Changes and modifications in the specifically described embodiments can be carried out without departing from the principles of the invention, which is intended to be limited only by the scope of the appended claims, as interpreted according to the principles of patent law including the doctrine of equivalents.
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|U.S. Classification||348/148, 348/113, 348/143, 348/122, 348/118, 348/121|
|International Classification||H04N7/18, H04N9/47|
|Cooperative Classification||G05D1/0038, G05D1/00, G05D1/0033, G05D1/0044, H04N21/4223, H04N21/422, H04N5/23238, H04N21/42202, H04N7/181|
|Sep 30, 2002||AS||Assignment|
Owner name: DONNELLY CORPORATION,MICHIGAN
Free format text: ASSIGNMENT OF ASSIGNORS INTEREST;ASSIGNORS:MCMAHON, MARTHA A.;COOPRIDER, TROY O.;REEL/FRAME:013344/0569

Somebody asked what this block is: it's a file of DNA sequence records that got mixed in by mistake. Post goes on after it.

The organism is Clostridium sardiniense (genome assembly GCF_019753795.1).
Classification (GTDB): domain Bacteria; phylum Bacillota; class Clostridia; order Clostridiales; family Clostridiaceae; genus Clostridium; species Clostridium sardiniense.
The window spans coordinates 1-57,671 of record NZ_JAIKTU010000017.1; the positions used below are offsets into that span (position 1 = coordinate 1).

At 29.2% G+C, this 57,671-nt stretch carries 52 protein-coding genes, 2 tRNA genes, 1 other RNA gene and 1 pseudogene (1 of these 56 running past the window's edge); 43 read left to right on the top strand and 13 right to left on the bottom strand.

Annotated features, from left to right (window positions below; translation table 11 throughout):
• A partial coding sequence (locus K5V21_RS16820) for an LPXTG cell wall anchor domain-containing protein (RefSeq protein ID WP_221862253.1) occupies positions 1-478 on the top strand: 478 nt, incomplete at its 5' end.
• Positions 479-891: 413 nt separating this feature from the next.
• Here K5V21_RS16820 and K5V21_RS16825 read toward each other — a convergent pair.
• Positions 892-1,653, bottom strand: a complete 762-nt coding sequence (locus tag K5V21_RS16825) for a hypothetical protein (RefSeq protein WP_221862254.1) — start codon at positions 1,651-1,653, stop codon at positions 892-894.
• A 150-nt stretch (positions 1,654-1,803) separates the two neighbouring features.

Effective date: 20020924
|Sep 6, 2013||AS||Assignment|
Owner name: MAGNA ELECTRONICS INC., MICHIGAN
Free format text: ASSIGNMENT OF ASSIGNORS INTEREST;ASSIGNOR:MAGNA MIRRORS OF AMERICA. INC.;REEL/FRAME:031152/0972
Effective date: 20130904
Owner name: MAGNA DONNELLY CORPORATION, MICHIGAN
Free format text: CHANGE OF NAME;ASSIGNOR:DONNELLY CORPORATION;REEL/FRAME:031152/0878
Effective date: 20030113
Owner name: MAGNA MIRRORS OF AMERICA, INC., MICHIGAN
Free format text: CHANGE OF NAME;ASSIGNOR:MAGNA DONNELLY CORPORATION;REEL/FRAME:031152/0893
Effective date: 20080814
|Sep 11, 2013||FPAY||Fee payment|
Year of fee payment: 4